But something else is going on: Global warming fuels both dryness and extreme rainfall.

Several cars and a large pickup truck are piled up against a bridge after being swept downstream by a flood.
Flash flooding swept away cars and damaged homes in Tennessee in August 2021.
AP Photo/John Amis

3 impacts of global warming on rainfall

Three things in particular happen to precipitation when the planet warms.

1) Global warming increases evaporation, leading to more drying of land and plants and also more overall precipitation.

Higher temperature increases evaporation from Earth’s surface, drying out vegetation and soils, which can fuel wildfires. It also increases the atmosphere’s capacity to hold moisture at a rate of about 7% per degree Celsius that the planet warms. With more moisture evaporating, global precipitation is expected to increase, but this increase is not uniform.

2) Global warming leads to more intense precipitation.

With higher temperature, more moisture is needed to reach the condensation level to form precipitation. As a result, light precipitation will be less common. But with more moisture in the atmosphere, when storm systems do develop, the increased humidity leads to heavier rainfall events.

In addition, storm systems are fueled by latent heat – the energy released into the atmosphere when water vapor condenses to liquid water. Increased moisture in the atmosphere also enhances latent heat in storm systems, increasing their intensity.

Research shows that both the frequency and intensity of heavy precipitation events has increased since the 1950s over most land areas.

People walk down stairs into a flooded subway station.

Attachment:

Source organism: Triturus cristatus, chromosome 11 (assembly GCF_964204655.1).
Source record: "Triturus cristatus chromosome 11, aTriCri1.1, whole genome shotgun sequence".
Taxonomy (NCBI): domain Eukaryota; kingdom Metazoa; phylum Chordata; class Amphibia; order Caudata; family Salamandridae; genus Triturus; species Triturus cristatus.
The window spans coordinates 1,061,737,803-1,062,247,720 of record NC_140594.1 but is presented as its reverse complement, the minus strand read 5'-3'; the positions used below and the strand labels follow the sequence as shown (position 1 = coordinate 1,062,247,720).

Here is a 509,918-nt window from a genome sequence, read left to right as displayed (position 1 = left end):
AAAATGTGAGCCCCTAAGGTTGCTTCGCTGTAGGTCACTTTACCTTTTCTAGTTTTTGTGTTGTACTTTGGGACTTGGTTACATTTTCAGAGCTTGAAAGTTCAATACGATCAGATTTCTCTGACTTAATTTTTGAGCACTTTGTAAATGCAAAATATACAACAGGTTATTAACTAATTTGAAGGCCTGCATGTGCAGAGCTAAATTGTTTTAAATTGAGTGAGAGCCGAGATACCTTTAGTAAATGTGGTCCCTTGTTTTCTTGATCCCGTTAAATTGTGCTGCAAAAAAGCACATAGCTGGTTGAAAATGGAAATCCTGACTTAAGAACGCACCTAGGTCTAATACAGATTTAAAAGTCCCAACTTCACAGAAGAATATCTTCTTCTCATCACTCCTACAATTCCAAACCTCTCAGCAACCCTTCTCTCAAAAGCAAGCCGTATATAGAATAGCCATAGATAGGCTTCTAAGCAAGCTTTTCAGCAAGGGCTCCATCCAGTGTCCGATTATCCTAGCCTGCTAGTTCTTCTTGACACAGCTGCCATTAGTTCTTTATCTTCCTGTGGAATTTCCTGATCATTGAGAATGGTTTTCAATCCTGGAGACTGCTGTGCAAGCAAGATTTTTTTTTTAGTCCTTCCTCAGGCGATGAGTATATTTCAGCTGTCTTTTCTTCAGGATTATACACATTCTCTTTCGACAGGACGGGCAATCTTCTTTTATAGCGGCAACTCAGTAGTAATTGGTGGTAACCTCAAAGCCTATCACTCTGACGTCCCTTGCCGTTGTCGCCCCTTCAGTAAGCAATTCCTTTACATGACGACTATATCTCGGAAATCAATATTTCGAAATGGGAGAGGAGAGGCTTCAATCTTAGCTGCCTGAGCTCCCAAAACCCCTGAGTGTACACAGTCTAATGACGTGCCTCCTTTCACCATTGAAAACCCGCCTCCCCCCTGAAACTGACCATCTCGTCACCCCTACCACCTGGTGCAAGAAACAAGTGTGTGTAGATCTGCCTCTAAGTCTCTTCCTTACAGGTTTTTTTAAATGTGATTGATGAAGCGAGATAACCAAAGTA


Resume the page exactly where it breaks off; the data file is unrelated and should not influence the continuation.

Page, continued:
The remnants of Hurricane Ida flooded subway stations in New York City in September 2021.
David Dee Delgado/Getty Images

3) Global warming tends to make wet places wetter and dry places drier.

Precipitation is not distributed evenly over the planet because of the global atmosphere circulation pattern. This global circulation brings moisture to places where winds come together, such as the tropical regions where we find most of the world’s rainforests, and away from places where winds diverge, such as the midlatitudes where most world’s deserts are located.

Assuming no significant changes in global wind patterns, increases in evaporation and moisture will mean more moisture is transported from dry areas to wet areas and into the storm tracks at higher latitudes. Global warming could also potentially change the global circulation pattern, causing a shift in the world’s wet and dry regions.

Rows of dead trees lie on their sides in a flat field.
A California farmer pulled out almond groves in June 2021 because of a lack of water to irrigate them.